This is one of the questions provoked by a large-scale Canadian study of cheating in universities. Some 53 percent of undergraduates admitted to seriously cheating in their written work, according to research by Julia Christensen Hughes of Guelph University and Donald McCabe of Rutgers University.

Jack Mintz, professor of business at the University of Toronto raised the question in response to the findings. "The argument might be that if someone leaves a university with a degree, it is a bona fide statement that they have ability. If a person is totally incompetent and cheated, and the university passed her, I guess it raises the legal question: does the employer have the right to go after a university, asking ‘how did you ever give a degree to this person?’" he queries.

The study, published in the Canadian Journal of Higher Education, reports the responses of 14,913 undergraduates, 1,318 postgraduates, 683 teaching assistants and 1,902 faculty at 11 Canadian institutions. It reveals almost universal disdain for certain proscribed activities.

Some 80 percent of undergraduates, 73 percent of graduates and 61 percent of teaching assistants report sharing an assignment with other students, to have an example to work with. Similarly, 79 percent of undergrads, 63 percent of graduates and 49 percent of teaching assistants report working on assignments with others even when a professor explicitly asked for individual work.

The survey also shows widespread incidences of flagrant cheating. Some 38 percent of undergraduates admit getting questions and answers from those who have taken the test: 35 percent confess to copying text from the web and 25 percent say they have fabricated or falsified lab data.

On a positive note, the higher students are in education, the less they cheat. While 58 percent report serious cheating in tests in high school, in university the figure is 18 percent and in graduate school 9 percent.

Three quarters of faculty and 80 percent of teaching assistants report having suspected students of cheating in the past year. Says Dr. Christensen Hughes, director of Guelph’s Teaching Support Services: "I think it’s important that universities do everything they can to create cultures of integrity. It is essential that the degrees we confer are based on the highest ethical standards."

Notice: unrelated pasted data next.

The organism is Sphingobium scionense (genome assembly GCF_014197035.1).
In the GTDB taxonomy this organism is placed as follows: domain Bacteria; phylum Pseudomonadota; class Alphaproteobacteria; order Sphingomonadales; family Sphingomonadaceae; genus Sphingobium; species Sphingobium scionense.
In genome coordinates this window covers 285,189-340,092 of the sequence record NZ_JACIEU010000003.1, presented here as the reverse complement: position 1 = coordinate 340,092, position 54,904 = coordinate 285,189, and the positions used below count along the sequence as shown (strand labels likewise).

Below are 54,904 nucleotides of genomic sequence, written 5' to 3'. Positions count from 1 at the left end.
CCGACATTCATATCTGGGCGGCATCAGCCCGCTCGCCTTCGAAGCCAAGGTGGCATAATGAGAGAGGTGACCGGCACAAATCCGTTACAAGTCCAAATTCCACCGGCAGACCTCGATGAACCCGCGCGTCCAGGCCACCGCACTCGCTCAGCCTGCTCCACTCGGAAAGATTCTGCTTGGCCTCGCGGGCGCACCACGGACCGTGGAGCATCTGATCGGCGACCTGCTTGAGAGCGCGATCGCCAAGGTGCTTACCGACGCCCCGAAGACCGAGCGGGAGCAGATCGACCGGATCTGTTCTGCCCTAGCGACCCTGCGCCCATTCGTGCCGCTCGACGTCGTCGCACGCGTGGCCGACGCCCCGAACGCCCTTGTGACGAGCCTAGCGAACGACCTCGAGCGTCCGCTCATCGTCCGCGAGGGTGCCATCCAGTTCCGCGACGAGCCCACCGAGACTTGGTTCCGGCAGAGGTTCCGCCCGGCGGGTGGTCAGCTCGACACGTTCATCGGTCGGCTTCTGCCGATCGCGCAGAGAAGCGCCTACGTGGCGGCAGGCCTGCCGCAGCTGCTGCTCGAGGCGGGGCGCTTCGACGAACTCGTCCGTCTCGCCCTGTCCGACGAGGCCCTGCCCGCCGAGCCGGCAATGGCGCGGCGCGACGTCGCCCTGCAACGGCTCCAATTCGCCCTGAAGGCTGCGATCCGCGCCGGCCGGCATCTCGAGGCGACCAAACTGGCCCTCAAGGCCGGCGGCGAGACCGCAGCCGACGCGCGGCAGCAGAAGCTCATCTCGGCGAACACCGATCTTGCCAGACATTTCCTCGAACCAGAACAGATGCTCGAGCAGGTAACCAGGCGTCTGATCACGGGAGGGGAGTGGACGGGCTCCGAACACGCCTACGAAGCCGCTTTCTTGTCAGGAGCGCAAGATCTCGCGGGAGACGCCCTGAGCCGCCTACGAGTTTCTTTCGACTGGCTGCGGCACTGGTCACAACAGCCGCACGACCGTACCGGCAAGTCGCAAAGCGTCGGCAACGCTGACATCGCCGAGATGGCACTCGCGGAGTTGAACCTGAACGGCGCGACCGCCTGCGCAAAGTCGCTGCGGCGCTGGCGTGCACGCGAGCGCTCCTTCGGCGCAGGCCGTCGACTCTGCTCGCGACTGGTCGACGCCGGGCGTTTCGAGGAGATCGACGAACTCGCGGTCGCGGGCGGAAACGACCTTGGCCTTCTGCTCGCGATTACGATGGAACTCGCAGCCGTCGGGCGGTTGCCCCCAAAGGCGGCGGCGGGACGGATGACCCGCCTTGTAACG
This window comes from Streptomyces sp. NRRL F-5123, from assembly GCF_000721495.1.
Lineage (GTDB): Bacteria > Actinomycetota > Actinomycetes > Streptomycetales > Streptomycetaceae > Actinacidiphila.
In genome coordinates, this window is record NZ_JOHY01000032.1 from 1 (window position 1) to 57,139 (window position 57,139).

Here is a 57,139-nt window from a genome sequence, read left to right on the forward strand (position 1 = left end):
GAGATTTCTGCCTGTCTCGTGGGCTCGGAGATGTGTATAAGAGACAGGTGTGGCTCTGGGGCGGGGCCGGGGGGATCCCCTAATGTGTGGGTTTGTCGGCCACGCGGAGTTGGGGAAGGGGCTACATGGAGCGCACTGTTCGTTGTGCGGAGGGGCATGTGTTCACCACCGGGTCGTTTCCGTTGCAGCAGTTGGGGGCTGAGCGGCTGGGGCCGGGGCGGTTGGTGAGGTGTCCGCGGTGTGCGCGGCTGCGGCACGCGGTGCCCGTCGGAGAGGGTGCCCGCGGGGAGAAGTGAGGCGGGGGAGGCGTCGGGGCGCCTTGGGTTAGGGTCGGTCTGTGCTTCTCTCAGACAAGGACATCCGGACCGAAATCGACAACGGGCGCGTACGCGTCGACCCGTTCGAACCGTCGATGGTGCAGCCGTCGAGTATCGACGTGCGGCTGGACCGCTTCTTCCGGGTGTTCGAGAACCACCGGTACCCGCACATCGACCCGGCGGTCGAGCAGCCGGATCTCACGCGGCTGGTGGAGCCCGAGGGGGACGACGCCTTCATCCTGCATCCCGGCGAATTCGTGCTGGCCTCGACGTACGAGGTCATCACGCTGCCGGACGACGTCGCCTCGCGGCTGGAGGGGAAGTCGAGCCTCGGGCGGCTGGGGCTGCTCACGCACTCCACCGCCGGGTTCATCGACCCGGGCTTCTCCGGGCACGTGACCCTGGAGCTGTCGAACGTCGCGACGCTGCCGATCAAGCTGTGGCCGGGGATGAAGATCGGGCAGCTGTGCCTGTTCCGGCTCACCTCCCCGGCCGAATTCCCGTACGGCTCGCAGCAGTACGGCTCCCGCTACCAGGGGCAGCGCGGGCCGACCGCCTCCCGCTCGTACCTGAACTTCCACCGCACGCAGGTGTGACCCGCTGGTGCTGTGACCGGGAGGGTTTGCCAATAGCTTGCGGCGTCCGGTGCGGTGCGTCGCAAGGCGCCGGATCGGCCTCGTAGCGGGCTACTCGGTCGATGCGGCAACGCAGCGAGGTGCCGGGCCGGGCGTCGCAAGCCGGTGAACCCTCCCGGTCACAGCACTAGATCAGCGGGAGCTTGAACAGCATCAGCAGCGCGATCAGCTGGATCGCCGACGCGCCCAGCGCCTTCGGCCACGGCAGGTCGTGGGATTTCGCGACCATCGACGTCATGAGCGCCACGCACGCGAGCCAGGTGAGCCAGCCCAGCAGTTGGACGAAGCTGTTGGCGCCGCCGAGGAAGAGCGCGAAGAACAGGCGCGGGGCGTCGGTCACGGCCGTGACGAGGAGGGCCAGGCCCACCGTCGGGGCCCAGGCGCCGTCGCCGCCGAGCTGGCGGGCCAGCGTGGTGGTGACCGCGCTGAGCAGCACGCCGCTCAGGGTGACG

But claims that the study is an indication of poor student ethics is disputed. William Watson, a professor of economics at McGill University, points out in a newspaper column that the study admits to several severe methodological limitations. Reponse rates were between 5 percent and 25 percent at the institutions surveyed, and there was an overrepresentation of women — 66 percent compared to 34 percent of men, among undergraduates

But Prof. Mintz is convinced that universities are likely to face lawsuits from employers in the future. "I can see someone legally making that kind of challenge," he says.


National la hora exacta drive

Students at a university in the south american nation of Peru (pop.28 million) have inspired an entire nation into making a solemn commitment to being punctual. Last December students marched through the streets of Lima chanting the benefits of punctuality. With help from the local fire department, they sounded bells and sirens to announce new Peruvian time.

It seems that many were listening. In March, the government of Peru launched a national campaign in which government officials, from the president to every public administrator, publicly committed to being on time. "Peruvian time," read a slogan, will be "la hora exacta," the precise time. To the surprise of many Peruvians, who are accustomed to waiting forever for the president to arrive, the public ceremony began on time.